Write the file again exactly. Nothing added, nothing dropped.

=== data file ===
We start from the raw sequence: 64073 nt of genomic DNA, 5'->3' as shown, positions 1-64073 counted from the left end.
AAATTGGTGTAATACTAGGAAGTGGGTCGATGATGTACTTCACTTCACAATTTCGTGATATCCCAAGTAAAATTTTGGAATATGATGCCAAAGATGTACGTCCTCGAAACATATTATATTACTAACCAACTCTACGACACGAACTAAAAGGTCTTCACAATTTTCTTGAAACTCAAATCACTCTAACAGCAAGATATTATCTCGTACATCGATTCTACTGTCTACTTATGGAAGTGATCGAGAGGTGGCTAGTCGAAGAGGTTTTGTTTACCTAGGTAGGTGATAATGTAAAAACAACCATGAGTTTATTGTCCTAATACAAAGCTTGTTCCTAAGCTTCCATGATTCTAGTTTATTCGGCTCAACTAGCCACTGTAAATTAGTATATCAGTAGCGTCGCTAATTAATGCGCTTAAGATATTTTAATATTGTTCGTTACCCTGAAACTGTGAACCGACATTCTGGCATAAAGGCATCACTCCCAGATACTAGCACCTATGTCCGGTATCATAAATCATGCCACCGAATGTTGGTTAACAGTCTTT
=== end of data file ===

We start from the raw sequence: 64073 nt of genomic DNA, 5'->3' as shown, positions 1-64073 counted from the left end.
AAATTGGTGTAATACTAGGAAGTGGGTCGATGATGTACTTCACTTCACAATTTCGTGATATCCCAAGTAAAATTTTGGAATATGATGCCAAAGATGTACGTCCTCGAAACATATTATATTACTAACCAACTCTACGACACGAACTAAAAGGTCTTCACAATTTTCTTGAAACTCAAATCACTCTAACAGCAAGATATTATCTCGTACATCGATTCTACTGTCTACTTATGGAAGTGATCGAGAGGTGGCTAGTCGAAGAGGTTTTGTTTACCTAGGTAGGTGATAATGTAAAAACAACCATGAGTTTATTGTCCTAATACAAAGCTTGTTCCTAAGCTTCCATGATTCTAGTTTATTCGGCTCAACTAGCCACTGTAAATTAGTATATCAGTAGCGTCGCTAATTAATGCGCTTAAGATATTTTAATATTGTTCGTTACCCTGAAACTGTGAACCGACATTCTGGCATAAAGGCATCACTCCCAGATACTAGCACCTATGTCCGGTATCATAAATCATGCCACCGAATGTTGGTTAACAGTCTTT